Pickled Chanterelles (Vegan)

Infographic: What are we pickling at 4 am? Mm-hm.

In my defense. Many of you are already well familiar with my chronic 4 am insomnia, which can nearly always be traced to a violent allergy attack, though sometimes I just wake up at 4 am for no particular reason, I guess out of sheer habit. According to my mother, this has been happening since before I could read. At this point in my life I am far beyond being angry or annoyed about it; I’d describe my attitude about it these days as existentially fatigued resignation. Mind you, this hasn’t always been the case. When I was young and restless and didn’t know any better, I used to get out of bed and write feverishly in my journal all night, or sneak out of the house to do god-knows-what (honestly, I don’t remember, but I’m sure it was nerdy and emo). Later in life, frustrated at the injustice of my plight, I would simply toss and turn, in vain hopes of returning to sleep (which wouldn’t ever happen until around 6:30 am, about a half hour before it was time for me to get up). In recent years, due to the advent of smart phones, I have become more zen and used those quiet solitary hours between 4 and 7 to read random things on the internet, which has helped me stay current on important topics like the feeding habits of deep-sea frilled sharks and the etymology of the ampersand.

In a strange new twist, however, the last several times I’ve woken up at 4 am, I have been overcome with the desire to cook something. Through the first few episodes I managed to resist the impulse, yielding to the voice in my head that said “Really? You know how nutty that sounds, right?” Ultimately, however, my urge to do something with the fresh chanterelles aging in my refrigerator won out. Hence, these pickled delights.

This recipe isn’t my invention; I gaffled it from Chez Pim, who adapted it from someone else. In any case, I stand by it as a great way to preserve your chanterelles or any mushrooms you might have on hand. Whip them up, chill overnight, and then serve them as a tapa, use them as a condiment with your favorite neutral entree, pile them on top of a sandwich, toss them into a salad, or just nom them alone.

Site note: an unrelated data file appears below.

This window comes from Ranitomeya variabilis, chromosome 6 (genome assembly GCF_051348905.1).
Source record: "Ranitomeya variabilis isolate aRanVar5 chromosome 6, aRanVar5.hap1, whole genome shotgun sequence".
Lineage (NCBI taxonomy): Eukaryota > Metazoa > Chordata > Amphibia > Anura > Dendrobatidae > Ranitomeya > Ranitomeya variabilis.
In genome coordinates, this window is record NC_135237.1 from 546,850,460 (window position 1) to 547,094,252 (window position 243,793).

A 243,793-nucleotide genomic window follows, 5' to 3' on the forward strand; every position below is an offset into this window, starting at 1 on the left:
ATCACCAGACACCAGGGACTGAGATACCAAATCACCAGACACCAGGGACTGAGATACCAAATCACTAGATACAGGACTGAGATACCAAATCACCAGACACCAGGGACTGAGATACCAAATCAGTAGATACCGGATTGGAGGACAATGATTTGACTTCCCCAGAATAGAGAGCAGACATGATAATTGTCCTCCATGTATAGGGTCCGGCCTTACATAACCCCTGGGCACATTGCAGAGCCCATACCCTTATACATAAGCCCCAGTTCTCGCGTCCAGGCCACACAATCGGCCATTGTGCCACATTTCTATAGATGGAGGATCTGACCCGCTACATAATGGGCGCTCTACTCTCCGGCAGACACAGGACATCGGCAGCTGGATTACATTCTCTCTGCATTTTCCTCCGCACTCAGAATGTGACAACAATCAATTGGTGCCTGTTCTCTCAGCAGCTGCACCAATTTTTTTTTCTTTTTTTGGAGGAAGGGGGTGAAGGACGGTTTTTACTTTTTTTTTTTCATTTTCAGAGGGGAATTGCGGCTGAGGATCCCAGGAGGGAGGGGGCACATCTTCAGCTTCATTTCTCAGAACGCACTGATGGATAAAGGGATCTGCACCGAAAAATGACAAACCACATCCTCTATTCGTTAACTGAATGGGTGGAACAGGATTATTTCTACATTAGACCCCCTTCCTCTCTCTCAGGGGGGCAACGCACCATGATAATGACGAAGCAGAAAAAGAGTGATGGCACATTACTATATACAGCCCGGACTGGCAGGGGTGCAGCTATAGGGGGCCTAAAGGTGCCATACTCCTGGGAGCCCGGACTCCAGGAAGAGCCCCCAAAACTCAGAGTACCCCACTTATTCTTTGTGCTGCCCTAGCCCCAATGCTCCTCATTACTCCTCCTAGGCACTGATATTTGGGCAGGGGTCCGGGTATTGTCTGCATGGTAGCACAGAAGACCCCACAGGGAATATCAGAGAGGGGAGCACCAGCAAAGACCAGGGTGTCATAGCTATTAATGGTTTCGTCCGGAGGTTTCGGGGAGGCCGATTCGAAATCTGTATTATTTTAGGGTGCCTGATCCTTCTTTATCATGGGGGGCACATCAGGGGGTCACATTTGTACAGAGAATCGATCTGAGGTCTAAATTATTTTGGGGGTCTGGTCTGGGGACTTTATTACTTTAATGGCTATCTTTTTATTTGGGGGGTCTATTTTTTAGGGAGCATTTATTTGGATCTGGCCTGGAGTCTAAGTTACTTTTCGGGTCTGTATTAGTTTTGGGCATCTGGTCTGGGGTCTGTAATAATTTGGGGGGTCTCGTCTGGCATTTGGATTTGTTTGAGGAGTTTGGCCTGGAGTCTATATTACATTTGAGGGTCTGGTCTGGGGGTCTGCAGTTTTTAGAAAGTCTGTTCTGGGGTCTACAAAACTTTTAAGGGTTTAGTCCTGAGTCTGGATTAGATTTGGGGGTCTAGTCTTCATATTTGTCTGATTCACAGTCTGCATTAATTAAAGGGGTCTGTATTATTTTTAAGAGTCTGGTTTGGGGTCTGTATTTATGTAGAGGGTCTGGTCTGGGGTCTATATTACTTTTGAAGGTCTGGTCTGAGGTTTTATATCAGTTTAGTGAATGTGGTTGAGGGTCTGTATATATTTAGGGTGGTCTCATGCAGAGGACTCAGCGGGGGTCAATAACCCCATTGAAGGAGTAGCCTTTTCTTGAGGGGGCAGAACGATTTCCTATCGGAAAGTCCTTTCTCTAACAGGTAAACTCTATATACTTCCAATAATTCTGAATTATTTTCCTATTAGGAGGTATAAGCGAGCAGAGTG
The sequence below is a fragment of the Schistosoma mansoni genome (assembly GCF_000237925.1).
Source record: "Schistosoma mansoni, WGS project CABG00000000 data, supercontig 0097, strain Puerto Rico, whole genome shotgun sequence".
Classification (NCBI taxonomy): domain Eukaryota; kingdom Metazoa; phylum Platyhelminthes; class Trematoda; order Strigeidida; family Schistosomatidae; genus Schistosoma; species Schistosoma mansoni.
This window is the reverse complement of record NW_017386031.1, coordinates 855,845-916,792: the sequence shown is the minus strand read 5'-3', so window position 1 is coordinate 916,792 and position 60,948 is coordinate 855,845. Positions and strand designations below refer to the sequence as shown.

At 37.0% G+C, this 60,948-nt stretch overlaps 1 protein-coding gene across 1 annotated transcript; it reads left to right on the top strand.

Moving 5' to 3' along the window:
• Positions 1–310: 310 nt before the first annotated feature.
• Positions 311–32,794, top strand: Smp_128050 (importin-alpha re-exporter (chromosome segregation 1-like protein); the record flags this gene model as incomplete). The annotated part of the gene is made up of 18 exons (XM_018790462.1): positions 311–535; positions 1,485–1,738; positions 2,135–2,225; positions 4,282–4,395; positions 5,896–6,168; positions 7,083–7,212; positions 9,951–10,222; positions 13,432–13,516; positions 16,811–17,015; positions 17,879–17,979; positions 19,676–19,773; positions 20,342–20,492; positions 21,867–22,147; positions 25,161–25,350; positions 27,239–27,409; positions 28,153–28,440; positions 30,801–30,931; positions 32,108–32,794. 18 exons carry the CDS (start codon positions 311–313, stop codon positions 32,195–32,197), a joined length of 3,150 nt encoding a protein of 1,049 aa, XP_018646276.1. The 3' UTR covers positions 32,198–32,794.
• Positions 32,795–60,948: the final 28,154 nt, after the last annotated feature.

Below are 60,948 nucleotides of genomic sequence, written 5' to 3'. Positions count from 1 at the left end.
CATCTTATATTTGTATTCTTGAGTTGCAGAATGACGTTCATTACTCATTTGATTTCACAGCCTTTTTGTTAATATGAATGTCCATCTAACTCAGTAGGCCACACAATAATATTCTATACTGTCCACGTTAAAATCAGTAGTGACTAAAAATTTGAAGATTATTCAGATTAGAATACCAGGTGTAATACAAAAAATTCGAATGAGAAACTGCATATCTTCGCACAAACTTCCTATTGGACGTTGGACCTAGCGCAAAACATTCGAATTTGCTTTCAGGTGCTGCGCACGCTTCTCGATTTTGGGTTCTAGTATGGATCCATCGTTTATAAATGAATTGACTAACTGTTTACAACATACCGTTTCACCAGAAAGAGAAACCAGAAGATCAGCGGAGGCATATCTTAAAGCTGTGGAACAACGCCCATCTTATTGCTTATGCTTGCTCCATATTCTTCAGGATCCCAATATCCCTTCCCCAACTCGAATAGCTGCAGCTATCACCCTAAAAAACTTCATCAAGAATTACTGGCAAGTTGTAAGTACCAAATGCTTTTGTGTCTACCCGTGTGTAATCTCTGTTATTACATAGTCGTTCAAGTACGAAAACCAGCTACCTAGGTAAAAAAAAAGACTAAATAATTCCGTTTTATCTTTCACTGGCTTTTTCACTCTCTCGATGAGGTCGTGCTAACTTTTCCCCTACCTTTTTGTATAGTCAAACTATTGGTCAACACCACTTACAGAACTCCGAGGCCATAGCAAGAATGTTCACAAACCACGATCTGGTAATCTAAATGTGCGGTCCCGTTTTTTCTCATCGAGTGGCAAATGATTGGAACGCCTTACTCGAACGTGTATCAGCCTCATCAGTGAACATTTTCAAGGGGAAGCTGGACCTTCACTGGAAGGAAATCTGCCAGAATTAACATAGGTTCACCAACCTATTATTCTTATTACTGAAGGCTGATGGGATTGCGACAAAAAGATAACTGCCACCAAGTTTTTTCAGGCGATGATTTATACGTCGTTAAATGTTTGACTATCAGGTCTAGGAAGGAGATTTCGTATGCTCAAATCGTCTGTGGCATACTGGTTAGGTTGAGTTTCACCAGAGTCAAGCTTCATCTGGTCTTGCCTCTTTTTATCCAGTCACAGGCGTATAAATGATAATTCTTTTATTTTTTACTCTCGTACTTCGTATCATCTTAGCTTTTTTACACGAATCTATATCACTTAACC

Pickled Chanterelles (Vegan)

  • 1 lbs mushroom
  • 2 large shallots, sliced into thin rounds
  • 3 large garlic cloves, peeled and sliced into rounds
  • 1/2 tbsp whole coriandar seeds, lightly toasted
  • 1/2 tbsp black pepper, coarsely ground
  • 1/4 c. golden raisins
  • 1/2 c. cider vinegar
  • 1/2 c. of olive oil
  • 1/2 tsp  sea salt

Clean the chanterelles by brushing them or wiping them with a damp cloth. If they are super dirty, go ahead and just rinse them in cold water.  Pat them dry and cut them into medium pieces.

Bring a large pot of water to a boil, add the mushrooms to the pot and let boil for 1 minute, then remove from heat.  With a slotted spoon, scoop them into a colander, being careful to leave any dirt that boiled off in the pan.  Run cold water over the mushrooms to stop them cooking, and leave them to drain.

Heat another pot on medium and add a bit of the olive oil. When the oil is hot,  add the garlic and shallots and cook, stirring constantly, over medium to low heat until the shallots are translucent.  Add the pepper, coriandar, raisins, vinegar, olive oil, and salt.  Stir to blend and bring to a simmer.

Add the blanched mushrooms, stir to blend and remove from heat.  Transfer the mushroom into a glass or ceramic container.  Cover and let them rest in the fridge for 24 hours before using.

Chanterelles & Fresh Corn (Vegan or Vegetarian)


Not my own pic, but close enough

Totally ganked this recipe from the LA Times. But no specific chef or author was credited, so my props can’t go further than that. The addition of the gruyère was my own innovation, albeit a modest one. Also, if you use the gruyère, obviously it’s not vegan anymore, and furthermore it wouldn’t technically be vegetarian either, because gruyère usually contains rennet. But, since gruyère is so delicious, it’s one of those occasional rule benders we’re known to eat. Whatever—this dish is rich and luscious with or without the gruyère. Also, it’s super fast & simple to make.

  • ~4 – 8 oz chanterelles
  • ~4 cobs fresh sweet corn
  • 2 tbsp walnut oil (if you don’t have walnut oil, olive oil will suffice)
  • ~ 1 tsp sea salt
  • Bit o’ water or homemade veggie stock (extra credit for mushroom stock, if the latter, however, be mindful that whatever stock you use isn’t too strong, as this dish has subtle flavors that could be overpowered by too bold of a stock)
  • ~1/3 cup shredded gruyère, if desired

Dust the chanterelles clean with a mushroom brush and slice them in whatever way makes most sense to you, but not too big, small or thin.

Cut the corn from the cobs – it’s not difficult but it does take some getting used to. Here’s what I do: Remove the husks & cornsilk. Take the cob, stand it on its flat end in a dish deep enough to prevent the corn kernels from flying all over the place. Take a sharp knife and slice in four sweeps, 3 or 4 or so rows of kernels at a time, creating a cube around the cob. Does that make sense? If not, please view this tutorial for a visual representation.

Heat the oil. Throw the mushrooms, corn & salt into the pan, stir and saute for about 2 minutes. Add the veggie stock (or water) and cover, stirring occasionally. Let cook around 8 minutes, until corn is tender. Uncover the pan and continue to cook until liquid is mostly evaporated. Salt & pepper to taste, and serve with shredded gruyere (if desired).